Westwood Tradition of Supporting Food Pantry Continues with 2024 Eddie's Food Drive


Photos courtesy of Jessica Thomson. Eddie Thomson (left) inspired his mother, Jessica, and sister, Fiona, (right) to launch the annual Eddie's Food Drive, honoring his belief that everyone should have access to nutritious food and a treat.

Eddie Thomson was just five years old when he learned that food insecurity existed. It hit him hard.

He had a lot of questions about the new information that "not everyone can walk into their kitchen and have a choice of food available for them,” says his mother, Westwood resident Jessica Thomson.  

Even at that young age, Eddie felt deeply about the issue. Instead of asking for presents for his birthday, he decided to collect food. Along with healthy food choices, Eddie made sure his collection included treats. “Everyone deserves a treat,” Eddie told his mother.

When Eddie passed away at the age of six on November 21, 2017, Ms. Thomson wanted to find a way to honor his memory. She remembered the conversation about food insecurity that she shared with Eddie. She discussed it with Fiona, her daughter and Eddie’s younger sister. Both of them really liked the idea of a food drive.

Photo courtesy of Jessica Thomson. Community donations for Westwood Food Pantry are collected at the Westwood Public Library as part of Eddie's Food Drive.

In 2019, they launched the first Eddie’s Food Drive.  Aiding them were members of Westwood Young Women’s Club, of which Ms. Thomson was also a member. The women’s organization had already helped with bringing the Thomson family meals during the earlier, difficult time, and after noticing the Thomson family’s frequent traveling back and forth to the hospital, had presented them with an Uber gift card.

“They wanted to support us and asked, how did we want to honor Eddie? It was so overwhelming trying to do this [food drive], and this amazing group of women gathered around to help kick this off,” remembers Ms. Thomson.

The next year was 2020, the time that COVID-19 disrupted the world. They persevered, although their effort was more muted, with no publicity, and collections were limited to monetary donations.

In 2021, Eddie’s Food Drive was back. The family has continued the tradition each year since then. By 2024, it has started to become what some might call a Westwood tradition.

Eddie's Food Drive typically begins around the start of spring. This year, it begins on March 25th and runs through April 13th. The end date is particularly special this year, as it falls exactly on Eddie's thirteenth birthday.

Last year, in 2023, Eddie’s Food Drive resulted in collecting over 2000 food items and over $3,000 in donations to benefit Westwood Food Pantry, says Ms. Thomson. The annual event provides one of the largest annual donations to the food pantry, she says, and the amount it collects helps to sustain the pantry over the summer months when donations fall off.

The Girl Scouts have played a big part as well. Fiona is a Girl Scout, and her efforts with the organization have helped to make the food drive what it is today, notes her mother.

One added task that the Girl Scouts will have this year is picking up donations from the doorsteps of some Westwood residences for about a week. They will also help collect and sort the donated food. To leave the sorting to Westwood Food Pantry would be burdensome, notes Ms. Thomson. The scouts typically spend an entire Saturday afternoon going through thousands of donations.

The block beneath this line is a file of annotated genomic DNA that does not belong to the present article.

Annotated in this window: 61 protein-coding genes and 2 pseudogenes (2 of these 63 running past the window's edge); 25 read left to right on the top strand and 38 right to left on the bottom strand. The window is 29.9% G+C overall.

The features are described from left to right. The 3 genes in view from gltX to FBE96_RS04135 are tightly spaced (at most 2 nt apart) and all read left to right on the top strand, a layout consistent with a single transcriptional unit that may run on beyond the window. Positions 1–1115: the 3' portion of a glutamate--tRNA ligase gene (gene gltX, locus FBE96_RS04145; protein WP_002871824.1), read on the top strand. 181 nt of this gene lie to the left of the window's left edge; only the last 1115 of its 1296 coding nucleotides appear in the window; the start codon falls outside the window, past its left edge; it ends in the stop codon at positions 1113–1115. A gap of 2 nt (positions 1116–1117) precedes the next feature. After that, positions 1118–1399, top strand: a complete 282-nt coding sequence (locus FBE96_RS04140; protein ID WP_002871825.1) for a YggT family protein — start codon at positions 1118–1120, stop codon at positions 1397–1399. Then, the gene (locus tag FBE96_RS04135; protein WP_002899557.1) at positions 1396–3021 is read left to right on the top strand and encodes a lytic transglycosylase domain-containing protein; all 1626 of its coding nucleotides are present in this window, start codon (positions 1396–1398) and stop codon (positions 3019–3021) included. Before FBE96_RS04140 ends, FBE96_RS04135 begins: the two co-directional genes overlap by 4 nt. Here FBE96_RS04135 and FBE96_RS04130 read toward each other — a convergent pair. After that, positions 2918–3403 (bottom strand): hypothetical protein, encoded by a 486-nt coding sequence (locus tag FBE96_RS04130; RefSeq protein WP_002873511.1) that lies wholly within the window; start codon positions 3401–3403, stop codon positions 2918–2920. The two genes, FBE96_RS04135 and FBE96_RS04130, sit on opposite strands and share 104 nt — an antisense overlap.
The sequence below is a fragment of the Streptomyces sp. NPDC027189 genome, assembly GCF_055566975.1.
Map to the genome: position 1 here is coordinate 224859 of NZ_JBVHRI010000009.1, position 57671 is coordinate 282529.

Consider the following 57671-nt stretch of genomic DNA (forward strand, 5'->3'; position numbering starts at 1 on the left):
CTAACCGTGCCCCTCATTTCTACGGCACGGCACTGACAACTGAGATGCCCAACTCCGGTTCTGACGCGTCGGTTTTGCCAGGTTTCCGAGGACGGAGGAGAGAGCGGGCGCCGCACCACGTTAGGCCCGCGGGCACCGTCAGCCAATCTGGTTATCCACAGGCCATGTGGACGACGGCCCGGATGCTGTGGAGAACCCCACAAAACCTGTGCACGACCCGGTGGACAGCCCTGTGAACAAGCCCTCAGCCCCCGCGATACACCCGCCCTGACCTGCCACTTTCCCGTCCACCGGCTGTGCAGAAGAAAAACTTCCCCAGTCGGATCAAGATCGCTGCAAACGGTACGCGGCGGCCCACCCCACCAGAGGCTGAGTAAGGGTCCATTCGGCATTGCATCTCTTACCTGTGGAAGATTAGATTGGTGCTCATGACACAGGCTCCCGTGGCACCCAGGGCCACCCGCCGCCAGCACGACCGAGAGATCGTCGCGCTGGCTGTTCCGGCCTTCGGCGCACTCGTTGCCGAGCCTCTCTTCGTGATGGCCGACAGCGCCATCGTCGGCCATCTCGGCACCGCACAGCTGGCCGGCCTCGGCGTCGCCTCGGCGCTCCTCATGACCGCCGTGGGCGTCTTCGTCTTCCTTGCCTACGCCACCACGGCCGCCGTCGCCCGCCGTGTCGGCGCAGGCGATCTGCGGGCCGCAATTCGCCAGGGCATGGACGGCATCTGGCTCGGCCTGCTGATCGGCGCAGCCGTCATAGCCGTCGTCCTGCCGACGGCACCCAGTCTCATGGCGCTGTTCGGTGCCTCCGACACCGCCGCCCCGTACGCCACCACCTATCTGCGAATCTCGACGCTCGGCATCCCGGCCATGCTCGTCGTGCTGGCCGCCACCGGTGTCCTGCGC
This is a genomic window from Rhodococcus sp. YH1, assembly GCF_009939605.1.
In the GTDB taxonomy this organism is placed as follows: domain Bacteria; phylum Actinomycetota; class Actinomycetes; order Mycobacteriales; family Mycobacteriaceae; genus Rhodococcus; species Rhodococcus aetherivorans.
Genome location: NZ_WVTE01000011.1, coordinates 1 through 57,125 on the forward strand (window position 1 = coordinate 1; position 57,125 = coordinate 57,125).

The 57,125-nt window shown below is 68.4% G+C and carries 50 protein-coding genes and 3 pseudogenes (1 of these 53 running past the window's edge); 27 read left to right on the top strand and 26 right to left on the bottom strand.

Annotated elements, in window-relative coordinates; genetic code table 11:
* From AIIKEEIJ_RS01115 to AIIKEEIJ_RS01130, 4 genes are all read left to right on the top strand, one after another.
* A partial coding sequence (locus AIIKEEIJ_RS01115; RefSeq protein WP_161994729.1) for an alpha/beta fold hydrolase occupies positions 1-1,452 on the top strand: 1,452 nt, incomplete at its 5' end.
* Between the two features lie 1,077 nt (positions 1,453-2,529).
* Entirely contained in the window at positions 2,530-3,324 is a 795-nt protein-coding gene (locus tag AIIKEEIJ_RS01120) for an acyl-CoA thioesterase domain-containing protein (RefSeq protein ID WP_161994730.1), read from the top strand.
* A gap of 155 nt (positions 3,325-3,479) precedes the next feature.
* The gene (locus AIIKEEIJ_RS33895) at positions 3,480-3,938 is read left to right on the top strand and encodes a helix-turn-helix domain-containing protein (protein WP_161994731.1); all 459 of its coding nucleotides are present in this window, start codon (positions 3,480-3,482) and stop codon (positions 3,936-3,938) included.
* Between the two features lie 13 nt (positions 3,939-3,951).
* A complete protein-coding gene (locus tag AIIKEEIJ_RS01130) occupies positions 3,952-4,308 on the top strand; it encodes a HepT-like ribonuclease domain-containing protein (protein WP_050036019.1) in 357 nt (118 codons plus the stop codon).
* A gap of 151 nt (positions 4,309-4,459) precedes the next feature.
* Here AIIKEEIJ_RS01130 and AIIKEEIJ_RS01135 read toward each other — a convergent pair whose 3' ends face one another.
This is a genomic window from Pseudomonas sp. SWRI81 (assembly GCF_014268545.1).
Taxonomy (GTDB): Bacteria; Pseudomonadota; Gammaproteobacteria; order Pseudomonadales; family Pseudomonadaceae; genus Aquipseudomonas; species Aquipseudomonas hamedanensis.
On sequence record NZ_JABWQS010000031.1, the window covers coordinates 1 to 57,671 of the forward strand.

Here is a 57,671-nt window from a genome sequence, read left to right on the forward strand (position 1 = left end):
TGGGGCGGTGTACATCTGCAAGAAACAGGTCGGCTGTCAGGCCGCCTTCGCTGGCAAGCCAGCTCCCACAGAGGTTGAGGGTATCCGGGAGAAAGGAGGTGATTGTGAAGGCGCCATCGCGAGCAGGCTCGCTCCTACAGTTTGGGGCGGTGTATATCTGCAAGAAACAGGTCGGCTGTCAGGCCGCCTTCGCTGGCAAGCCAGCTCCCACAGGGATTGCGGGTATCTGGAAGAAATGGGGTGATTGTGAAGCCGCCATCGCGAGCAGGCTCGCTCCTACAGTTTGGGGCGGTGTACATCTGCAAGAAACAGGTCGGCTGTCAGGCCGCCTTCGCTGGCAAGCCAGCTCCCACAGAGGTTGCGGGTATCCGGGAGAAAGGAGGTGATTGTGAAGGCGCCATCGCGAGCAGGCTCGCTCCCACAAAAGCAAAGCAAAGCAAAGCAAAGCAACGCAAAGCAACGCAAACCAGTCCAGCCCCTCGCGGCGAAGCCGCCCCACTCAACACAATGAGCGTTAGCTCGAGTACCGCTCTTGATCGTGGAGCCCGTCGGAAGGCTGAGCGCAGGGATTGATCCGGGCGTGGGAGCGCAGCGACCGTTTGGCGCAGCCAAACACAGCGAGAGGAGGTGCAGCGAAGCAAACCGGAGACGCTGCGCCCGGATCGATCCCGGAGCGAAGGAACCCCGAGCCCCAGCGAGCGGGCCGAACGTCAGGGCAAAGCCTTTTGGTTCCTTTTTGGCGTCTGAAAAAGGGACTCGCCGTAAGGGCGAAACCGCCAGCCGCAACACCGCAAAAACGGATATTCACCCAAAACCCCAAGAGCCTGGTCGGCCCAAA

Ms. Thomson remarks of the effort, “It’s definitely a lift, but definitely a labor of love.”

Image courtesy of Jessica Thomson. Pictured is the Girl Scouts patch which scouts will earn this year for assisting with the 2024 Eddie's Food Drive, an effort which honors a six year old's desire to help feed others.

The Girl Scouts will help kick-off this year’s food drive with a tour of the food pantry and by making a donation of their own. It’s a special donation and one that honors 5 year-old Eddie’s belief that “everyone deserves a treat.” The Girl Scouts will earmark a portion of Girl Scout cookies to Eddie's Food Drive which buyers and supporters of the Girl Scout cookie sale have designated as donations for the enjoyment of others.

“Girl Scout cookies are the treat that everyone needs. You don’t really need a Girl Scout cookie, but then, you really do need one!” says Ms. Thomson.

Explaining what she would like the community to take from Eddie’s Food Drive, Ms. Thomson says, “We want folks to think of the community and ways to support others." Ms. Thomson remembers the support that she and her family has received when they needed it.

“In the days, months, and years following the crash that took Eddie from us, the community really rallied around to support us. They brought food when it seemed impossible to cook meals, emotional support, helping Fiona by making sure she was still able to have happy childhood times during dark days. We’ve got a beautiful memorial down at Buckmaster Pond. There’s so many ways folks have helped out and held us when we didn’t how we could do it on our own,” she says.

"Taking the time to think about those who may be in need and may need some support – that was something that meant a lot for Eddie. For being so young, he understood that we were in a good position, but that people’s lives and circumstances change. Helping others when you’re able to help others was simple to do. Make sure they’re having healthy food to nourish themselves. And everyone gets treats.”

Thanks to Jessica Thomson for sharing her story with Westwood Minute.

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Photo courtesy of Jessica Thomson. Pictured is the 2023 Girl Scout patch which scouts earned last year by participating in Eddie's Food Drive.
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